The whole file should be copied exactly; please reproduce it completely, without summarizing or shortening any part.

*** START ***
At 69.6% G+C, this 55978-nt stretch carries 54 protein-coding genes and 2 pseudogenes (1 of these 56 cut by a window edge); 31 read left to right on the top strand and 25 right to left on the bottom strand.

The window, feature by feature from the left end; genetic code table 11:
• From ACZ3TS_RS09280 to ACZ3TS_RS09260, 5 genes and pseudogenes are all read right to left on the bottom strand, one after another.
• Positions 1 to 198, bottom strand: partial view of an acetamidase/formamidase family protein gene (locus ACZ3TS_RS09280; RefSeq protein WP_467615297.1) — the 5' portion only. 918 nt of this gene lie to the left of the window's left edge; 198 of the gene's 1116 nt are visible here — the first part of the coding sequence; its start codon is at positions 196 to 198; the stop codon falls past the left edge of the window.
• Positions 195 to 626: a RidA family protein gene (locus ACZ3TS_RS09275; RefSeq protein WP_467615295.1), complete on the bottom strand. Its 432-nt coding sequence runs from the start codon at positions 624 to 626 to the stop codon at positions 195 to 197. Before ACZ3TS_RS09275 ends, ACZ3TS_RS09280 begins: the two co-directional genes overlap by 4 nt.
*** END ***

At 69.6% G+C, this 55978-nt stretch carries 54 protein-coding genes and 2 pseudogenes (1 of these 56 cut by a window edge); 31 read left to right on the top strand and 25 right to left on the bottom strand.

The window, feature by feature from the left end; genetic code table 11:
• From ACZ3TS_RS09280 to ACZ3TS_RS09260, 5 genes and pseudogenes are all read right to left on the bottom strand, one after another.
• Positions 1 to 198, bottom strand: partial view of an acetamidase/formamidase family protein gene (locus ACZ3TS_RS09280; RefSeq protein WP_467615297.1) — the 5' portion only. 918 nt of this gene lie to the left of the window's left edge; 198 of the gene's 1116 nt are visible here — the first part of the coding sequence; its start codon is at positions 196 to 198; the stop codon falls past the left edge of the window.
• Positions 195 to 626: a RidA family protein gene (locus ACZ3TS_RS09275; RefSeq protein WP_467615295.1), complete on the bottom strand. Its 432-nt coding sequence runs from the start codon at positions 624 to 626 to the stop codon at positions 195 to 197. Before ACZ3TS_RS09275 ends, ACZ3TS_RS09280 begins: the two co-directional genes overlap by 4 nt.